MacDonald, Betty (1907-1958)

  • By Mildred Andrews
  • Posted 11/04/1998
  • Essay 156
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The first book written by Betty MacDonald, The Egg and I, rocketed to the top of the national bestseller list in 1945. Translations followed in more than 30 languages, along with a series of popular movies. In the wake of World War II, the hilarious accounts of MacDonald's adventures as a backwoods farmer's wife in Chimacum Valley were a breath of fresh air for readers around the world. On the negative side, her book spawned a perception of Washington as a land of eccentric country bumpkins like Ma and Pa Kettle.

Born Betty Bard

Anne Elizabeth Campbell Bard, called Betsy in childhood and later known world-wide as Betty MacDonald, was born in Boulder, Colorado, to Darsie and Elsie/Sydney Bard on March 26, 1907. (At some point in the early 1930s, Betty MacDonald began using 1908 as her birth year. Colorado did not issue birth certificates at the time, but the year 1907 has been confirmed by numerous sources including baptismal records, U.S. Federal Census, Seattle Public Schools records, and Jefferson County School Census.) Darsie, a mining engineer, moved the family frequently before settling in Seattle. Betty attended the St. Nicholas School on Capitol Hill, then Lincoln High School. In 1924 she graduated from Roosevelt High School.

On July 9, 1927, Betty Bard married Robert E. Heskett and moved with him to the farm in the tiny community of Center in the Chimacum Valley near Port Townsend that lacked both plumbing and electricity. Betty later regaled family and friends with stories of her struggles during this time, eventually transforming them into the book that would make her famous.

Whatever money the Hesketts made had gone to the chickens that Betty so eloquently hated in The Egg and I: "Even baby chickens. Their sole idea in life is to jam themselves under the brooder and get killed; stuff their little boneheads so far into their drinking fountains they drown, drink cold water and die ... and peck out each other's eyes."


After four years, Betty left Robert Heskett, taking their two daughters, Anne and Joan, with her. She returned to the family home in Seattle and worked at various jobs, keeping her sense of humor and her journal even when tuberculosis forced her to spend a year at Firland Sanatorium in what is now the city of Shoreline. On April 29, 1942, she married Donald C. MacDonald (1910-1975) and moved with him and her daughters to a beach home on Vashon Island. Built as a summer home, it was cold and damp and in need of improvements. Anne and Joan enrolled in school while Don and Betty commuted to Seattle for work every day. Betty later described her daily scramble from home to the ferry dock in Onions In The Stew:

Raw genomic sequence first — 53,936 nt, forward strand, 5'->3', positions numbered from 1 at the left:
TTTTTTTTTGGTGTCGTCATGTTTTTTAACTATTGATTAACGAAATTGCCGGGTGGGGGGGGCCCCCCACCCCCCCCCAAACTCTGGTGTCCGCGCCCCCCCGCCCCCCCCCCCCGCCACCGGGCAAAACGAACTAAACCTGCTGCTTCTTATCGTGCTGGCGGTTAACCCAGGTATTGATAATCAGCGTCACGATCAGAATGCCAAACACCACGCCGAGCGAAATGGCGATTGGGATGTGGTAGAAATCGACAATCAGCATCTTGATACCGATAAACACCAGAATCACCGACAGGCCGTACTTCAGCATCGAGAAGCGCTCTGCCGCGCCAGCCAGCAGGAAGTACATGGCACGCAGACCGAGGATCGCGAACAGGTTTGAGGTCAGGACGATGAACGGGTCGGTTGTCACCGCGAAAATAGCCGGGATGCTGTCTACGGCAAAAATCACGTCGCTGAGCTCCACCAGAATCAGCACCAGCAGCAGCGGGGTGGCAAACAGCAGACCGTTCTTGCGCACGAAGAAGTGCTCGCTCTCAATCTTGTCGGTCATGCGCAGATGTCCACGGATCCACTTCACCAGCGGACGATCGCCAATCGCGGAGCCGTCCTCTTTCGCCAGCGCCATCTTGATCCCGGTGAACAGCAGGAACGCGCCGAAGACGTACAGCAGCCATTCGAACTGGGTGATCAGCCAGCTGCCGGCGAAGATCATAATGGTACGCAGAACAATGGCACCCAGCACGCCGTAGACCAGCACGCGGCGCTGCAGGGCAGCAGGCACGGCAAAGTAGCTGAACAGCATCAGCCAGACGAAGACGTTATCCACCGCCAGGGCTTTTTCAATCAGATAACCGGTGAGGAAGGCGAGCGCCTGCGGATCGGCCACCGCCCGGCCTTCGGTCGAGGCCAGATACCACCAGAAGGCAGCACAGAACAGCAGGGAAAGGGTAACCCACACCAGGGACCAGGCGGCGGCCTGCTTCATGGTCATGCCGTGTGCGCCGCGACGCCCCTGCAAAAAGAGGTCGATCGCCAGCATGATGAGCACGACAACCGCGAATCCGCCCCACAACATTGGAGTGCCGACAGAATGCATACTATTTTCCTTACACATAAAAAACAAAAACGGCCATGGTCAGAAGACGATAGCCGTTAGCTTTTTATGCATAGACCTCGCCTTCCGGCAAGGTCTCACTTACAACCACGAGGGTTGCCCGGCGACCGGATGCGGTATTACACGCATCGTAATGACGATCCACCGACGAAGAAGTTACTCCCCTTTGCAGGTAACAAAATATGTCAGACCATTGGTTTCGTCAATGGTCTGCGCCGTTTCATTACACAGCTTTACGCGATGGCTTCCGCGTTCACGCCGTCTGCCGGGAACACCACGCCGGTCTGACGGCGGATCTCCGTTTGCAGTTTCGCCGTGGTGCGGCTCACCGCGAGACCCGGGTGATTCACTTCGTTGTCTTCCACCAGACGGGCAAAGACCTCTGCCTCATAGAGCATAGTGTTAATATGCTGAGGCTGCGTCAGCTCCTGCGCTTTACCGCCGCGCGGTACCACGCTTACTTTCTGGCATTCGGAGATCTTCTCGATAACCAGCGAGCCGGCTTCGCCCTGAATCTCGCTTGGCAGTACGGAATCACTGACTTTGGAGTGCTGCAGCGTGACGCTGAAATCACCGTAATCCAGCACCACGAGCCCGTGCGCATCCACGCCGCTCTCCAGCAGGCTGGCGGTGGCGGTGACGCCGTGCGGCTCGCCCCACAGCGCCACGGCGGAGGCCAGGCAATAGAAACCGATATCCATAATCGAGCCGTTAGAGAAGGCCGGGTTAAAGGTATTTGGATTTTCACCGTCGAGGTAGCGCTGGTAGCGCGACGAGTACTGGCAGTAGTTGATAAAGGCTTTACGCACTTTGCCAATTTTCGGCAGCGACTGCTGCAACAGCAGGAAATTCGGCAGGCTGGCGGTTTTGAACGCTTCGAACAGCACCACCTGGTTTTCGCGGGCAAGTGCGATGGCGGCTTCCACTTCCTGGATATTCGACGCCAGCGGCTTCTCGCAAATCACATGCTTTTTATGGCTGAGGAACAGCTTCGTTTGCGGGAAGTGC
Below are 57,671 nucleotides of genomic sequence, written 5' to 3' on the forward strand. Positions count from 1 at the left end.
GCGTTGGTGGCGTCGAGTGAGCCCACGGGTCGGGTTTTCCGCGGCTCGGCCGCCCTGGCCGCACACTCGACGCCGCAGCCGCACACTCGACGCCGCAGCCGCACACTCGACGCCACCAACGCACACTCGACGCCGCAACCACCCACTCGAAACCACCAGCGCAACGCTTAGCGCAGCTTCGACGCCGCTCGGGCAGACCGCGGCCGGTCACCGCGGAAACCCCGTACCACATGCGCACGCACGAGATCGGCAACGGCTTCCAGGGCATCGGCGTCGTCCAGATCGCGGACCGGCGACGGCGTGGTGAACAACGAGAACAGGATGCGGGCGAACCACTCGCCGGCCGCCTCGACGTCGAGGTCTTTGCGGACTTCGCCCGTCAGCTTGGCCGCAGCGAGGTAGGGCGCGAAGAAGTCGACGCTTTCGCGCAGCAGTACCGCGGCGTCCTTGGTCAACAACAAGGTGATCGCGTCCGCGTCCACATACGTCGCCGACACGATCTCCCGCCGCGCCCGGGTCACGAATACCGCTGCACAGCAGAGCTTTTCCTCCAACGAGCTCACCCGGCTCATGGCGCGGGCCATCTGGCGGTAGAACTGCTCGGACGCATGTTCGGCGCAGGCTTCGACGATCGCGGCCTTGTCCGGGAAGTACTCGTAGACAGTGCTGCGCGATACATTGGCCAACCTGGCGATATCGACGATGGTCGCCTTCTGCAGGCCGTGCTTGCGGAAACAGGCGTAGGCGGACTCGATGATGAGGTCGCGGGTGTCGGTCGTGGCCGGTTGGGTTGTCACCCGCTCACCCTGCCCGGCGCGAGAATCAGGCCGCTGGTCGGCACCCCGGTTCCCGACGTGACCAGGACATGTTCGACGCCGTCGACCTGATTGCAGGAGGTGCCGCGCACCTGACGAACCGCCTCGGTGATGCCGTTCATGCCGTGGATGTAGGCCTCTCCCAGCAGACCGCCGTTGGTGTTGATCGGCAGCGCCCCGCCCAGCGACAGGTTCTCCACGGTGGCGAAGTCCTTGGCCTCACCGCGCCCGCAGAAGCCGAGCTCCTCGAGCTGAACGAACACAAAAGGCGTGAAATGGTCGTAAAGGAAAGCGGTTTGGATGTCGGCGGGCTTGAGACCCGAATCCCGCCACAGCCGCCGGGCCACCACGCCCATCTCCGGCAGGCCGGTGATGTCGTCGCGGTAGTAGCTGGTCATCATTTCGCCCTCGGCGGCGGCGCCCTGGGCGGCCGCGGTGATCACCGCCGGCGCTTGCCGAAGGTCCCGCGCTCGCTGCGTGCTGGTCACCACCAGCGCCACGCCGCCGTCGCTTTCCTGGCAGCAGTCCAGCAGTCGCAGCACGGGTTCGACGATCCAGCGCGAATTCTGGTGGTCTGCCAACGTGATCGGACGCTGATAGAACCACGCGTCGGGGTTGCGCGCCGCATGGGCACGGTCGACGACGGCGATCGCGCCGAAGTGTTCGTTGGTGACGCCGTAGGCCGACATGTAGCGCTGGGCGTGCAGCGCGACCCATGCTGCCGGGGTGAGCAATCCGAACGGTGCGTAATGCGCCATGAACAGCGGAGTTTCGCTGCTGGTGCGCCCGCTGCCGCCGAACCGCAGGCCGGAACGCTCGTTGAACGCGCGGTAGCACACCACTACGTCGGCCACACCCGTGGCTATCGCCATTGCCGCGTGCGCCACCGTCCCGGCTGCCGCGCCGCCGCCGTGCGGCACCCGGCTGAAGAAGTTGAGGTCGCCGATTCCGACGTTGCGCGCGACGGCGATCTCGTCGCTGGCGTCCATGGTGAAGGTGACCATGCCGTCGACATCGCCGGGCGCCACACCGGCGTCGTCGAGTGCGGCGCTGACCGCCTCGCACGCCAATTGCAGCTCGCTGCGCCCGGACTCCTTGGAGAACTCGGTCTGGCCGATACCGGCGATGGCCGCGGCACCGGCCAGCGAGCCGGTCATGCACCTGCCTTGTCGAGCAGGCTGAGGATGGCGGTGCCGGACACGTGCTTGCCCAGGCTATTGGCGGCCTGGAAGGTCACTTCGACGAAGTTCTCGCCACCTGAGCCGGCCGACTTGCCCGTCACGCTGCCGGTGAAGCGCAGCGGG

"It was always seven o'clock and my ferry left at seven-twenty and I should have left at six-fifty and now I would have to run the last quarter of a mile. I wore loafers and woolen socks over my silk stockings, carried my office shoes along with my lunch, purse, current book and grocery list in a large green felt bag. The county trail connecting our beach with the rest of the world begins at a cluster of mailboxes down by the dock, meanders along the steep southwest face of the island about fifty feet above the shore, and ends at our house ... if it was dark when I left the house (and it usually was) I ... ran the rest of the way to the ferry ... This boisterous early morning activity also started my blood circulating, churning, really, and by the time I got to the office I was not only bileless, I was boiling hot" (p. 57).

What Mary Put Her Mind To

Their fortune changed with a call from MacDonald's sister, Mary Bard Jensen (1904-1970). At a cocktail party, Mary ran into  a friend who was a publishing company scout and told him that Betty was writing a book (which she was not). Betty whipped up the proposal for The Egg and I to save her sister embarrassment. The scout requested a full manuscript, which was rejected by one publishing house. With the assistance of the New York literary agency Brandt & Brandt, the book was serialized in the Atlantic Monthly and then published by J. B. Lippincott. She dedicated the book "To my sister Mary, who has always believed that I can do anything she puts her mind to." Later Mary Bard also wrote humorous books about her life, dedicating the first, The Doctor Wears Three Faces, "To my sister Betty, who egged me on."